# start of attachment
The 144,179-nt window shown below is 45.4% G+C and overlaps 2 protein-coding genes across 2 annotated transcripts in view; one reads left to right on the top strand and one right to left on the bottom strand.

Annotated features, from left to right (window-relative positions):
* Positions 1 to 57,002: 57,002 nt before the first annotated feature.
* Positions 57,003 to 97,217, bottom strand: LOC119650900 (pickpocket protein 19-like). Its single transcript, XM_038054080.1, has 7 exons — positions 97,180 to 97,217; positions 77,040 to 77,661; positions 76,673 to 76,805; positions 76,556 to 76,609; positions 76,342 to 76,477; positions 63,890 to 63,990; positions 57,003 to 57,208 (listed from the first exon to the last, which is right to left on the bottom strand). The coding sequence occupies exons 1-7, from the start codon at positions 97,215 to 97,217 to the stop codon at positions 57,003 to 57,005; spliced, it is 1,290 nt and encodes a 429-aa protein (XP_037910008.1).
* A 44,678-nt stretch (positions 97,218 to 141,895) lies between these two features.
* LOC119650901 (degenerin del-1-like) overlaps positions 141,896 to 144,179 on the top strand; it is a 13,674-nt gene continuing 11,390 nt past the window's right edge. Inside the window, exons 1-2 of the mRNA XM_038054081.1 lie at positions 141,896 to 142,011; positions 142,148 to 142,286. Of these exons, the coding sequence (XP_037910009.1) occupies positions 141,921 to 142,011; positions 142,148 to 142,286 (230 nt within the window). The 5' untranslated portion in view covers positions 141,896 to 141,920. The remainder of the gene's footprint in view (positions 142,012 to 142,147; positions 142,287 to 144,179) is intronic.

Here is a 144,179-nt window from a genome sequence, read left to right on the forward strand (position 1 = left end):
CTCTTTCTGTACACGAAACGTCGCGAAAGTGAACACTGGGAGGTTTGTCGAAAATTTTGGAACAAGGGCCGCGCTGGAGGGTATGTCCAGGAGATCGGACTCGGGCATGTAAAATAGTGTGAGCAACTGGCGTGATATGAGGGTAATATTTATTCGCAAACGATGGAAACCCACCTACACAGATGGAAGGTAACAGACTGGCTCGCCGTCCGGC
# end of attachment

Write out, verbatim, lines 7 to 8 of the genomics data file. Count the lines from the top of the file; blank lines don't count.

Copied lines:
Here is a 144,179-nt window from a genome sequence, read left to right on the forward strand (position 1 = left end):
CTCTTTCTGTACACGAAACGTCGCGAAAGTGAACACTGGGAGGTTTGTCGAAAATTTTGGAACAAGGGCCGCGCTGGAGGGTATGTCCAGGAGATCGGACTCGGGCATGTAAAATAGTGTGAGCAACTGGCGTGATATGAGGGTAATATTTATTCGCAAACGATGGAAACCCACCTACACAGATGGAAGGTAACAGACTGGCTCGCCGTCCGGC